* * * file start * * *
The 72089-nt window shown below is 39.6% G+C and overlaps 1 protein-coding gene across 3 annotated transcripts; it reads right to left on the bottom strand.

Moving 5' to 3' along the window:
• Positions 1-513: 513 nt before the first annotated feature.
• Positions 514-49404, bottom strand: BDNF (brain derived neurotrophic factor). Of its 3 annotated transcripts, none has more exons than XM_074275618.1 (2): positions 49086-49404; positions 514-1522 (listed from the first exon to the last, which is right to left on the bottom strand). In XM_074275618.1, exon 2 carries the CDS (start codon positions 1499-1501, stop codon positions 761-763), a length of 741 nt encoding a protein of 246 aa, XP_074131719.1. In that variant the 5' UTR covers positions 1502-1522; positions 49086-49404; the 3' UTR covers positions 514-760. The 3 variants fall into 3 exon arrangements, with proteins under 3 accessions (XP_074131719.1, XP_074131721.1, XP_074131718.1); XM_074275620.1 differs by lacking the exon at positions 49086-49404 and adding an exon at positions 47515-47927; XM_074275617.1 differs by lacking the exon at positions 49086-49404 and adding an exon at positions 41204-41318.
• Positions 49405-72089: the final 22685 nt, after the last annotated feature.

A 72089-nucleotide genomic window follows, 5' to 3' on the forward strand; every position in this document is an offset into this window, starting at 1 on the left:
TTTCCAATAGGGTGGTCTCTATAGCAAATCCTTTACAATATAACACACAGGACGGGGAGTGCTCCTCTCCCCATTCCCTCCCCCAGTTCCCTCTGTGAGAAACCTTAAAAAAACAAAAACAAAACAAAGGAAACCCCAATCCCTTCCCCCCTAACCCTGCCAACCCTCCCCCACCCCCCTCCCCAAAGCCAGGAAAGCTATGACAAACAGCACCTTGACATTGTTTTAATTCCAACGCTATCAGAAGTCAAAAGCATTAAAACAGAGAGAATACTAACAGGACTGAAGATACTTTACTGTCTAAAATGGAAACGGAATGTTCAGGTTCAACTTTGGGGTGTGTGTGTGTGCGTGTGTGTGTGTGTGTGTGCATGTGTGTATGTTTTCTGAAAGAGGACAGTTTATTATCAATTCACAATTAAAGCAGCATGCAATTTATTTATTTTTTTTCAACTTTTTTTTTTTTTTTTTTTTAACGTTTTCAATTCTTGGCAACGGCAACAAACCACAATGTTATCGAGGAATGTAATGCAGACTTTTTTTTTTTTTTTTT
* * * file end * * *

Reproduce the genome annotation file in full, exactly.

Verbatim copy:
The 72089-nt window shown below is 39.6% G+C and overlaps 1 protein-coding gene across 3 annotated transcripts; it reads right to left on the bottom strand.

Moving 5' to 3' along the window:
• Positions 1-513: 513 nt before the first annotated feature.
• Positions 514-49404, bottom strand: BDNF (brain derived neurotrophic factor). Of its 3 annotated transcripts, none has more exons than XM_074275618.1 (2): positions 49086-49404; positions 514-1522 (listed from the first exon to the last, which is right to left on the bottom strand). In XM_074275618.1, exon 2 carries the CDS (start codon positions 1499-1501, stop codon positions 761-763), a length of 741 nt encoding a protein of 246 aa, XP_074131719.1. In that variant the 5' UTR covers positions 1502-1522; positions 49086-49404; the 3' UTR covers positions 514-760. The 3 variants fall into 3 exon arrangements, with proteins under 3 accessions (XP_074131719.1, XP_074131721.1, XP_074131718.1); XM_074275620.1 differs by lacking the exon at positions 49086-49404 and adding an exon at positions 47515-47927; XM_074275617.1 differs by lacking the exon at positions 49086-49404 and adding an exon at positions 41204-41318.
• Positions 49405-72089: the final 22685 nt, after the last annotated feature.

A 72089-nucleotide genomic window follows, 5' to 3' on the forward strand; every position in this document is an offset into this window, starting at 1 on the left:
TTTCCAATAGGGTGGTCTCTATAGCAAATCCTTTACAATATAACACACAGGACGGGGAGTGCTCCTCTCCCCATTCCCTCCCCCAGTTCCCTCTGTGAGAAACCTTAAAAAAACAAAAACAAAACAAAGGAAACCCCAATCCCTTCCCCCCTAACCCTGCCAACCCTCCCCCACCCCCCTCCCCAAAGCCAGGAAAGCTATGACAAACAGCACCTTGACATTGTTTTAATTCCAACGCTATCAGAAGTCAAAAGCATTAAAACAGAGAGAATACTAACAGGACTGAAGATACTTTACTGTCTAAAATGGAAACGGAATGTTCAGGTTCAACTTTGGGGTGTGTGTGTGTGCGTGTGTGTGTGTGTGTGTGCATGTGTGTATGTTTTCTGAAAGAGGACAGTTTATTATCAATTCACAATTAAAGCAGCATGCAATTTATTTATTTTTTTTCAACTTTTTTTTTTTTTTTTTTTTAACGTTTTCAATTCTTGGCAACGGCAACAAACCACAATGTTATCGAGGAATGTAATGCAGACTTTTTTTTTTTTTTTTT